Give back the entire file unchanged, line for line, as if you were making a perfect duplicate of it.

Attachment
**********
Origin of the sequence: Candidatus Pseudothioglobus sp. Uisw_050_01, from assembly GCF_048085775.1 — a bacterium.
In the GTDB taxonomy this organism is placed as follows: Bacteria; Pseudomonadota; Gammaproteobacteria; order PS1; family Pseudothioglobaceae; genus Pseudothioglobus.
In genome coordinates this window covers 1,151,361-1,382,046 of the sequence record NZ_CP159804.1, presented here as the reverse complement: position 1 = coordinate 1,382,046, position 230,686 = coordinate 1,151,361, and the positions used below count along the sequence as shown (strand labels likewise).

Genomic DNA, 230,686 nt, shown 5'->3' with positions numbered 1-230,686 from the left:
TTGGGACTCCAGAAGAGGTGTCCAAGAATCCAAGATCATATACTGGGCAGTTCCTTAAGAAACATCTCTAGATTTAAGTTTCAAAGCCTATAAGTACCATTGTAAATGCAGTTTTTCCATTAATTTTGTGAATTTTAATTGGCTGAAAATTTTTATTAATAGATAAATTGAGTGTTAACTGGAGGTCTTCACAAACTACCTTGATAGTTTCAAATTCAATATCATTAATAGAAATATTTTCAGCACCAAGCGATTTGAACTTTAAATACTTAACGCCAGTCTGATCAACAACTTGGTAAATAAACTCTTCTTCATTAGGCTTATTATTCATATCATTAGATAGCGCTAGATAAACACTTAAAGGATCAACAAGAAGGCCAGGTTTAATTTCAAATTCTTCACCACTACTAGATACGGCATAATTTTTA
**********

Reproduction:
Origin of the sequence: Candidatus Pseudothioglobus sp. Uisw_050_01, from assembly GCF_048085775.1 — a bacterium.
In the GTDB taxonomy this organism is placed as follows: Bacteria; Pseudomonadota; Gammaproteobacteria; order PS1; family Pseudothioglobaceae; genus Pseudothioglobus.
In genome coordinates this window covers 1,151,361-1,382,046 of the sequence record NZ_CP159804.1, presented here as the reverse complement: position 1 = coordinate 1,382,046, position 230,686 = coordinate 1,151,361, and the positions used below count along the sequence as shown (strand labels likewise).

Genomic DNA, 230,686 nt, shown 5'->3' with positions numbered 1-230,686 from the left:
TTGGGACTCCAGAAGAGGTGTCCAAGAATCCAAGATCATATACTGGGCAGTTCCTTAAGAAACATCTCTAGATTTAAGTTTCAAAGCCTATAAGTACCATTGTAAATGCAGTTTTTCCATTAATTTTGTGAATTTTAATTGGCTGAAAATTTTTATTAATAGATAAATTGAGTGTTAACTGGAGGTCTTCACAAACTACCTTGATAGTTTCAAATTCAATATCATTAATAGAAATATTTTCAGCACCAAGCGATTTGAACTTTAAATACTTAACGCCAGTCTGATCAACAACTTGGTAAATAAACTCTTCTTCATTAGGCTTATTATTCATATCATTAGATAGCGCTAGATAAACACTTAAAGGATCAACAAGAAGGCCAGGTTTAATTTCAAATTCTTCACCACTACTAGATACGGCATAATTTTTA